Children’s Mental Health Week: The Importance of Dealing with Mental Health Issues at an Early Age

My heart leaps up when I behold
A rainbow in the sky:
So was it when my life began;
So is it now I am a man;
So be it when I shall grow old,
Or let me die!
The Child is father of the Man;
(excerpt from William Wordsworth’s poem ‘My Heart Leaps Up’ 1802)

Wordsworth’s observation that ‘the child is father of the man’ has significant implications for how we treat children in our society. Wordsworth was suggesting that early experiences help shape the people we will become in adulthood. For him it was a pleasant experience, seeing a rainbow, which gave him the revelation. For many though, childhood is a challenging period, with many stressful, painful experiences, arising from poverty, bullying, pressures to compete and achieve, crises of self-identity, and these days the problems of navigating social media. Such experiences are unlikely to make hearts leap. In fact, research shows that experiences like these can affect emotional and mental well-being, potentially causing mental health problems which can last well into adulthood.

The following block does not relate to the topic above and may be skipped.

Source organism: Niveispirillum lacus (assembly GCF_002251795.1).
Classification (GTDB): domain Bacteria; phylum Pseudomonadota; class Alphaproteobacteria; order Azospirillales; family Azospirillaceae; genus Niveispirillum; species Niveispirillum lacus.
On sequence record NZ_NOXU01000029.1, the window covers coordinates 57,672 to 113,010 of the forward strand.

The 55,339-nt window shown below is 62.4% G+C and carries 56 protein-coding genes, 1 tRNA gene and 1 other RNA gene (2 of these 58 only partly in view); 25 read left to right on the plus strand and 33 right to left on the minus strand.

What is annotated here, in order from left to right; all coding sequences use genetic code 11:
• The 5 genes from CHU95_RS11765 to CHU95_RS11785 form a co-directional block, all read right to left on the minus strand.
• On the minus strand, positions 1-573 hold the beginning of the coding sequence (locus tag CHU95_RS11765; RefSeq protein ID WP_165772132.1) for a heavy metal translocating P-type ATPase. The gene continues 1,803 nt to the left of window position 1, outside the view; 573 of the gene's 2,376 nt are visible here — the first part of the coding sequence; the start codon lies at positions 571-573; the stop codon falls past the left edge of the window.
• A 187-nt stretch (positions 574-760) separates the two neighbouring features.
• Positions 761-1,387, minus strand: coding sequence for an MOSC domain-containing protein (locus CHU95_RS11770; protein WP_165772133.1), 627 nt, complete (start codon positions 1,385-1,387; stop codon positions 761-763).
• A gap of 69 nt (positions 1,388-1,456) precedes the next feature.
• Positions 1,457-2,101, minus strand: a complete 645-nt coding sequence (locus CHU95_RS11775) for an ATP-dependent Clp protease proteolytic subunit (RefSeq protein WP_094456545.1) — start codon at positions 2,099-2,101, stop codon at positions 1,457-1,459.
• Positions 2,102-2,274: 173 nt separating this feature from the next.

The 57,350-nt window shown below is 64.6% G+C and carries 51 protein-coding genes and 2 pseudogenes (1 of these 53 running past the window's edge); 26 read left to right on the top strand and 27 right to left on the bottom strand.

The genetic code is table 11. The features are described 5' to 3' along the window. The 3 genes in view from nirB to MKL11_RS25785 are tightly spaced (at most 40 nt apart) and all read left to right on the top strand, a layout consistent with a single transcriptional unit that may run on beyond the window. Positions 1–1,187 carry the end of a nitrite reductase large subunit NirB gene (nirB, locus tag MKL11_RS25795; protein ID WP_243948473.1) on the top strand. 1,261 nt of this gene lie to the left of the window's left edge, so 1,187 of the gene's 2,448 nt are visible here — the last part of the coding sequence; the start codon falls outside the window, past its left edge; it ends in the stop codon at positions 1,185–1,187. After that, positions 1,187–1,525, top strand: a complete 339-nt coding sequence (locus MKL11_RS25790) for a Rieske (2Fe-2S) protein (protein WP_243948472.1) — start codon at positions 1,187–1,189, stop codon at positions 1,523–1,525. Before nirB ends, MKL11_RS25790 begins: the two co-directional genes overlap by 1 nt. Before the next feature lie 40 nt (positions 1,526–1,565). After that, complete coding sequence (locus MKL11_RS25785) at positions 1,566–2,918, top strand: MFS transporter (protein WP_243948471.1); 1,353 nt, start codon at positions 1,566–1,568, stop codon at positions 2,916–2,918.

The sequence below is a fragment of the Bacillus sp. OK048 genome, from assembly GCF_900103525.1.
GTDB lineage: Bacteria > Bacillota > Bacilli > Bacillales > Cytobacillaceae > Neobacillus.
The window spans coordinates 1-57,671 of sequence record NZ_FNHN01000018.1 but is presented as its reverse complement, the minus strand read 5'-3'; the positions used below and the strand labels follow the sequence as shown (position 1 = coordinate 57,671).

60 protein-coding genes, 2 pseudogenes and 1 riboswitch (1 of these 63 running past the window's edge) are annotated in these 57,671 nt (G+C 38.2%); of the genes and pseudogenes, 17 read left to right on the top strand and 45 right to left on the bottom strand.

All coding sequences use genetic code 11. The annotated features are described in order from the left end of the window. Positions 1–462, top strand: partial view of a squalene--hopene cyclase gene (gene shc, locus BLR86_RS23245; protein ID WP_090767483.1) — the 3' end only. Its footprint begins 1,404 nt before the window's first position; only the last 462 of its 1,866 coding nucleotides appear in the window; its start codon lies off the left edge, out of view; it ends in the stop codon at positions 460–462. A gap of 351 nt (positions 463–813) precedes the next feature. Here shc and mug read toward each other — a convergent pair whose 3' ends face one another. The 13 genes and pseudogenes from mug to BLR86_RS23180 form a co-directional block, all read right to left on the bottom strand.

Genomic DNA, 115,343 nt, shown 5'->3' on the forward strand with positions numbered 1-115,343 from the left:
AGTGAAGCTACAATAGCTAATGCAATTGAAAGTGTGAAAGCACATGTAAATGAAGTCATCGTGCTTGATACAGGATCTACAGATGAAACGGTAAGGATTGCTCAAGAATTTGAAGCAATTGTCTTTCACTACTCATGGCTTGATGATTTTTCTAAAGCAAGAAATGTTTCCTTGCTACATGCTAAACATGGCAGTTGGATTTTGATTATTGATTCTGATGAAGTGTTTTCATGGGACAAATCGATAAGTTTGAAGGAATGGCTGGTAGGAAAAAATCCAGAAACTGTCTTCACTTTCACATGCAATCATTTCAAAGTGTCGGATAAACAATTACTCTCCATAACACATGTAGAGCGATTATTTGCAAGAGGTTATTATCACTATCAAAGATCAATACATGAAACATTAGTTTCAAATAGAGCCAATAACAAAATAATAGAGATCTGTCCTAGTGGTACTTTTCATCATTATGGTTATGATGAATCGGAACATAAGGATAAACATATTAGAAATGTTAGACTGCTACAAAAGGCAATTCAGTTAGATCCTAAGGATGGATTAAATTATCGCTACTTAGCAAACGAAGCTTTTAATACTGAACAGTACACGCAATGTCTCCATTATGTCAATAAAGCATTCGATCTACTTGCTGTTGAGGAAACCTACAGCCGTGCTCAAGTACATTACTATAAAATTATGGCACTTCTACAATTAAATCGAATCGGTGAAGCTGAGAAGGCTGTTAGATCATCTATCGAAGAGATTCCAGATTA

NHS data obtained in 2017 showed that 1 in 8 (12.8%) of 5 to 19 year olds had at least one mental health disorder, and that prevalence of mental disorder in 5 to 15year olds had risen from 9.7% in 1999 to 11.2% by 2017. In one survey, 70% of children and teenagers diagnosed with a mental health problem were found not to have received appropriate and timely treatment (Children’s Society, 2008).